with a gentleman, who came to his houfe M'ith
his wife the night before. The poor lady was
cne of the prettied creatures he had ever (een ;
biit (lie feerned to be very iJl, and was either al-
ways crying or fitting in a brown ftudy. The
footman who was left to take care of her whilfl
his mailer went to make a vifit a little way off,

faid that fne was off her head. A fudden

thought fliot acrofs Monteith's mind. * Where
•< is fr,e !' — * In that room.' — He would inftant-
ly fee her. Words were vain ; and the feeble
refinance which the landlord made to prevent
him from rufhing into the apartment was foiled
by a force to which paflion gave Herculean
vigour. Manteith broke from his opponent,
and beheld his countefs.

The pre fence of the wretched Geraldine
could no longer footh the ftormy pafTions of her
lord. On the contrary, it now irritated him to

the



A TALE OF THE TIMES. 229

the mod ungoverncd frenzy. He fav/ (he was.
in diflrers ; but could the moft atrocious guilt
afiume compofure on fuch an occafion ? She
attempted fomething like a vindication of her
conduct. But what extenuation could her
crimes admit ? They were as apparent as his
own difgrace. Did (lie not deny any knowledge
of the adulterer, when (he was recent from his
arms ? Why aik to fee the children {he had de-
ferred, wilfully deferted ? Her feeming agony
excited contempt, her entreaties infult •, and as
flie flung herfelf at his feet, he fpurned her from
him with abhorrence. Uttering a volley of im-
precations againft her delufive beauty, he left
her lifelefs upon the floor, and ru(hed after
Fitzofborne, whofe hfe appeared to be too poor
a facrifice for his naighty revenge.
, The efFufion of blood- which attended her fall
fomewhat relieved lady Monteith's recolledion
from the effeds of thofe infernal potions which
her feducer had adminlftered •, and her real fto-
ry being now known, fhe was readily affilfed in
her earneil: defire of proceeding to Caernarvon-
fhire. Pomade, who had been placed as a
guard over her during his mafter's abfence,
abandoned his charge, dreading to encounter the
athletic arm whih had felled the landlord to the
ground ;^ and he flew after Fitzofborne to ap-
prife him of lord Monteith's arrival. The ab-
fence of the feducer proceeded from two mo-
tives : he fuppofed that he left l-i3vi£lim in per-
fe<ft fecurity ; and he was defirous of inducing
his fifter, who refided in that neighbourhood ,
and was pofl^efled of what the world calls a
paflable character, to receive the unfortunate
countefs, till, as he ternried it, the aflPair was
fettled. He was, befide, anxious to procure

fome



23^ A TALE OF THS TIMES.

fome medical aid ; t!ic effects of his nefarious
arts were much to be dreaded, and returning
reafon was to him equally alarming. Pomade^s
intelligence transferred his folicitude to the care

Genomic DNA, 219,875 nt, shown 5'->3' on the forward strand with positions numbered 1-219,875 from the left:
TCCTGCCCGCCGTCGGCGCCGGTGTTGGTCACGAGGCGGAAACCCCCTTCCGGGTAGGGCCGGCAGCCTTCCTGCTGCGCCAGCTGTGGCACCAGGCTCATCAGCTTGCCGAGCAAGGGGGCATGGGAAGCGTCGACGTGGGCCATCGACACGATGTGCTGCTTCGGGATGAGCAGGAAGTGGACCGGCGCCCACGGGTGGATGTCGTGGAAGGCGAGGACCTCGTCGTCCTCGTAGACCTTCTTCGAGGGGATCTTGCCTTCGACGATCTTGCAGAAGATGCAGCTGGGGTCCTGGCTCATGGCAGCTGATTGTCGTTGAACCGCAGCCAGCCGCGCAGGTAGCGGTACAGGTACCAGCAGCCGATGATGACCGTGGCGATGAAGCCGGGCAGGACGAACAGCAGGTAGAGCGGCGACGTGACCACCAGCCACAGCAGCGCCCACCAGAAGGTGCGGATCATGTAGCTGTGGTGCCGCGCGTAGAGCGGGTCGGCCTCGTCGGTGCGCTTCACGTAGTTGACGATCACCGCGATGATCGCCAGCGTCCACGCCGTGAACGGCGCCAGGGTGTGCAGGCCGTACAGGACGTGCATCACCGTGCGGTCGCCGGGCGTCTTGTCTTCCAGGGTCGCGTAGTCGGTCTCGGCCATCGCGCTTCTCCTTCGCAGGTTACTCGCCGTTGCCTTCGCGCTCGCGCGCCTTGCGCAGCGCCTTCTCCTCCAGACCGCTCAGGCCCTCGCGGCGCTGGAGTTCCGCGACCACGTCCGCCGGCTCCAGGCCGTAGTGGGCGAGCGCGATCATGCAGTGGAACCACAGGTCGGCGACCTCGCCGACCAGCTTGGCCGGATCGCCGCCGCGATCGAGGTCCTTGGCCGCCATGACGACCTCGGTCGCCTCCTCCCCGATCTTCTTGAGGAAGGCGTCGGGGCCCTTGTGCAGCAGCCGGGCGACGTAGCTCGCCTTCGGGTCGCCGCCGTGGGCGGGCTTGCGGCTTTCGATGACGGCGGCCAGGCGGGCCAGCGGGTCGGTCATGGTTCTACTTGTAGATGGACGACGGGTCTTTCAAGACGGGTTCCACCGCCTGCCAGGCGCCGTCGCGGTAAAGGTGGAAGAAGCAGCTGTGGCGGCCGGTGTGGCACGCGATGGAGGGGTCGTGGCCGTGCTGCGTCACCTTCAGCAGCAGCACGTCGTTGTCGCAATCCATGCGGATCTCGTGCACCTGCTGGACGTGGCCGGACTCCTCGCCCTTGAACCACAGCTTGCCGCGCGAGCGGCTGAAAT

of his own life, whicii be determined to preferve
by any means not o^'?efi/Jl;Iy inconCii^xnt \vi:h re-
ceived opinions of intrepidity a. id honouf. A
chain of artifices preferved him from ihe medi-
tated de(lru£llon ; and after a vain purfuit,
Monteith arrved in London.

Lady A.riceha immediately liaftened to him;
but not with the pious di^fign of Toothing his an-
guiOi, nor of pleading in behalf of an unhappy
woman. Slie W3s nor of a temper to palliate a
fault to which (lie- herfelf had never been temp-
ted j -and Gerirddine had too flrongjy awit^ened
her iealoufv-and eiwv to a'low her to iuppofe
thatiier cviminalitv admitted of any extenuarion.
Bv her mahcioas comments the account which
his lordihip. had received from; his fervants in
Scotland tended rdther to exiifperate than to
ameliorate his r;3ge ; and becaiuV- their letters did
not { riminate thtir miitrefs, he accufed them of
being participators in her crime.

Difappointed, by Fitzoiljornc's leaving the
kingdom, in his intentions of either calling him
out to combat, or of confining him in^piiion by
the prefiure of legal damages, the earl's fury
pointed at the conntefs with an afperUy which
increafed with evei?-y real or iancied infult to
which her tarnifhed honour had expoled him ;
and he purfued the prefcribed means of ' cart-
< ing her oiT a prey to fortune,' with an avidity
and acrimony proportioned to the violence with
which he had once loved her and c.onhded in
her virtue. He had fent for Ins children to Lon-
don, from the idea, that flie might have the ef-
frontery



A TALt OF THE TIMES; ZJI-

frontery to vlfit them at Montelth *, and his own .
a£tive fufpicions, aided by Arabella's malignity,

'foon taught him to beheve, that his unfortunate
little fon was the offspring of guilt. His memo-
ry continually tortured him with inftances of
Fitzofborne's attention to the infant, whofe 111
health, during i;:s iirlt month of esillence, had
rendered it a yet more tender objecl of Gerai-,
dine's maternal care ; and the perfuafion that a
fpurious iiTue would inherit his lineal honours,

' formed the climax of his mifcry. The dying
countefs, worn by mental and corporal angulih,^
was perhaps lefs an object of piry. Inebriety
was his wretched refource ; but even inebriety
was inefFccftual. His burning pafTions kindled ^
with the feverlili draught ; and his fervants,
who once idolized their frank generous mafter,
now trembled for their own tafety whenever
they approached him.

In this ftate of mind he was enccountered by
Mr. Powerfcourt, the benevolent advocate of
his unhappy wife. The proffered letter was re-
jected with difdain. The jewels were caflic d
upon the floor. Every requefl was anfvi'ered
by a fullen negative, and the reprefentationof her ■
fuffcrings was treated as a fnlfe pretence, invent-
ed to excite companion. I'he cruel Arabella,
who liilened to the narrative of her prefent fitu-
ation with more attention than her impafhoned
brother could command, coldly obferved, that
flie really thouglit dying was the beft: thing
which the poor imprudent lady could now do.
Difappointed in his hopes, and even refufed the
fight of the children, leil he fiiould revive the
remembrance of a mother whom iady Arabella
faid they muft forget, Mr. Powerfcourt took